This was done as painters had done centuries before, by rubbing binder and pigments together on sandstone or marble slabs with a so-called runner. Since the paints were produced anew each time by mixing the pigments with the binder, the colour shade often remained a random product. The buyer could choose whether his car was to be blue, black, green, maroon, beige or red - but it was not possible to choose an exact shade. The colours all had a relatively earthy tone, because there were only mineral colours that contained inorganic pigments. Lead white and lead red lead were mainly used as anti-corrosion pigments.

In the early days of car manufacturing, there were the following surfaces to work on: the chassis, the bonnet and the body. Before painting, the surfaces had to be laboriously smoothed, as the sheet metal parts were driven by hand or with a mechanical hammer. Between four and eight weeks passed before a car was completely painted. Several coats of putty and some intermediate coats with generous drying time were necessary. In addition, there was a simple, faster-drying varnish based on wood oil that required "only" about ten working days.

1.1 Shellac based on animal resins from 1910 to 1920

From 1910 to 1920, shellac based on animal resins was used. This required a drying time of four to eight weeks, which prevented series production on the assembly line. It was only later that the drying time for car bodies could be reduced to about half by using heated drying rooms and shellac mixed with methylated spirit.


  • Setting and drying time: 4-8 weeks[1][2]

1.2 Nitrocellulose base as of 1920

From 1920 onwards, the newly developed nitrocellulose-based lacquer, cellulose nitrate lacquer, or nitro lacquer for short, was used sporadically, and then increasingly from 1925 onwards.

However, it was again the Americans who made the start. In 1923, General Motors and Ford painted their cars with the new dye.

In 1912, Henry Ford had an automobile produced on the assembly line for the first time - the Model T. Subsequently, this production method changed the entire sequence of (assembly line) production. Ford soon realised that the painting process was a stumbling block, because the speed of the paint shop could not keep up with the pace of the assembly line. Ford therefore looked for a way to speed up the painting process. But it was not until after the First World War that researchers discovered a new material for paint production: nitrocellulose.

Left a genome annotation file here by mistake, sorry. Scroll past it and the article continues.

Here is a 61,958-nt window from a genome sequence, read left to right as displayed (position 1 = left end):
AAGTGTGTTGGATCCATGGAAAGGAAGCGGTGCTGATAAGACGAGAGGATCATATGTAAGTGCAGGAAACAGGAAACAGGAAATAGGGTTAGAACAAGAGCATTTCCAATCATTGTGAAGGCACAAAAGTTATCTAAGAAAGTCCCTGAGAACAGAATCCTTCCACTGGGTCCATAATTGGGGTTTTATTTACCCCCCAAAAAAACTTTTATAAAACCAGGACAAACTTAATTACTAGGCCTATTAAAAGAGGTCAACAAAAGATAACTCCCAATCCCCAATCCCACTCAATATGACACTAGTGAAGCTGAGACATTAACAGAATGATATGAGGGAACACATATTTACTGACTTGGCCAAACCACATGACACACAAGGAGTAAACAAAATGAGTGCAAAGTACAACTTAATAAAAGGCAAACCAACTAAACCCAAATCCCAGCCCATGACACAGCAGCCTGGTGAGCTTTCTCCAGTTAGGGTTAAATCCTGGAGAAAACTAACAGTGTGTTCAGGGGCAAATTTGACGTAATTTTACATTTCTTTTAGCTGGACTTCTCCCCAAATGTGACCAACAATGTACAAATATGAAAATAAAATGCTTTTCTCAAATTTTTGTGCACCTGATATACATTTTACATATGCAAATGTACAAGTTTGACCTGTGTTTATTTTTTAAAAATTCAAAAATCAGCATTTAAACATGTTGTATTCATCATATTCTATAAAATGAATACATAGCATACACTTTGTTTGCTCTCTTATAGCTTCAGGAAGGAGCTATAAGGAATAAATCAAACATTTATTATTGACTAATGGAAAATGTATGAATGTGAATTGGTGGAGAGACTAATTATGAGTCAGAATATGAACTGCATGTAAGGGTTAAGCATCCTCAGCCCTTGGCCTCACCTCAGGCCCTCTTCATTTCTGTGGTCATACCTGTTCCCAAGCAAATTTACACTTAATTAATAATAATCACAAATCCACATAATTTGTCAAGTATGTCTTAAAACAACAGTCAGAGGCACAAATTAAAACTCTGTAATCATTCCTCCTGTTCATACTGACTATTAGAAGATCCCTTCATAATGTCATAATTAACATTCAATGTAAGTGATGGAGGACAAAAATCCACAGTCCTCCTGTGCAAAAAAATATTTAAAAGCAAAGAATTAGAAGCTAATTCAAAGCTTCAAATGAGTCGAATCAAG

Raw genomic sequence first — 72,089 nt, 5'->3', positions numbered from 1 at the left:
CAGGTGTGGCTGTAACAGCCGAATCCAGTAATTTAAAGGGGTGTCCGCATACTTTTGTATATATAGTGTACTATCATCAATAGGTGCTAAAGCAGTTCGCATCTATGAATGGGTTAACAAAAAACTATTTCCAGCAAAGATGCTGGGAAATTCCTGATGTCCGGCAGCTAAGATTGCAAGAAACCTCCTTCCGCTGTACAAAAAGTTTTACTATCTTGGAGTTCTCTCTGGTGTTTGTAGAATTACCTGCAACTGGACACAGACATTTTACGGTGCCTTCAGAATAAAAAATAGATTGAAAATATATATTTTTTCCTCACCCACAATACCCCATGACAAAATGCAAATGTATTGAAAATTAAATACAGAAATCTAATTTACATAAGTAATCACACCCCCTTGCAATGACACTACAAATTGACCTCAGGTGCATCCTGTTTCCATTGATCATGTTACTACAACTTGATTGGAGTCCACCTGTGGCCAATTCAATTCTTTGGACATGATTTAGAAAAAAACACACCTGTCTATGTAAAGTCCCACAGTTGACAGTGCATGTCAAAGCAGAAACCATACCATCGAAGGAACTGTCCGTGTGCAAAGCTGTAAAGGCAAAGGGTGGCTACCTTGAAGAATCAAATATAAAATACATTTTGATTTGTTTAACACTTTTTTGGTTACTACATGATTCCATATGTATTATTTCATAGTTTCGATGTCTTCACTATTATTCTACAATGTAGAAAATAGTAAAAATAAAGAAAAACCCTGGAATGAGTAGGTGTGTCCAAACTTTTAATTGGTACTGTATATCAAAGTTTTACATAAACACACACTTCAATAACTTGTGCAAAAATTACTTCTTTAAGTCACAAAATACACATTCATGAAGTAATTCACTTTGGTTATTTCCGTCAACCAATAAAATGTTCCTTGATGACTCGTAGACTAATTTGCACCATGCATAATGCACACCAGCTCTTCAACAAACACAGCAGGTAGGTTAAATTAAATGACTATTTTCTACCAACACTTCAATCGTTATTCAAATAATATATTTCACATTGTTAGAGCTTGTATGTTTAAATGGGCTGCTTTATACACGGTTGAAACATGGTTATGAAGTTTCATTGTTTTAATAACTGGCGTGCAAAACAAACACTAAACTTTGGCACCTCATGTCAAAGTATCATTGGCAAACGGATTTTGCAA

Chemically, the new car paint is based on a raw material that was used as gunpowder in World War I - nitrocellulose. Nitrocellulose could be processed into paint binders. In addition, chemists were now able to produce plasticisers, some solvents and synthetic pigments on an industrial scale. Cellulose nitrate is produced in the chemical industry by reacting cellulose with nitrating acid. Formally, this is the reaction of an alcohol with an acid to form an ester. The nitrogen content of the cellulose nitrate to be produced is controlled by the composition of the nitrating acid and the reaction time. If the nitrogen content is > 12.75 %, it is predominantly cellulose trinitrate (gun cotton), and if the content is < 12.75 %, it is cellulose dinitrate (collodion wool).[3]

The spray gun evolved from a compressed air atomiser developed by an American country doctor for spraying the throat with antiseptic agents.

[1] Excerpt from the book "Taschenbuch für die Farben- und Lackindustrie" by Erich Stock (1940)

[2] Excerpt from the book "Taschenbuch für die Farben- und Lackindustrie" by Erich Stock (1940)

[3] Excerpt from "Handbuch der Nitrocelluloselacke" Part 2 by Dr. Alfred Kraus (1952)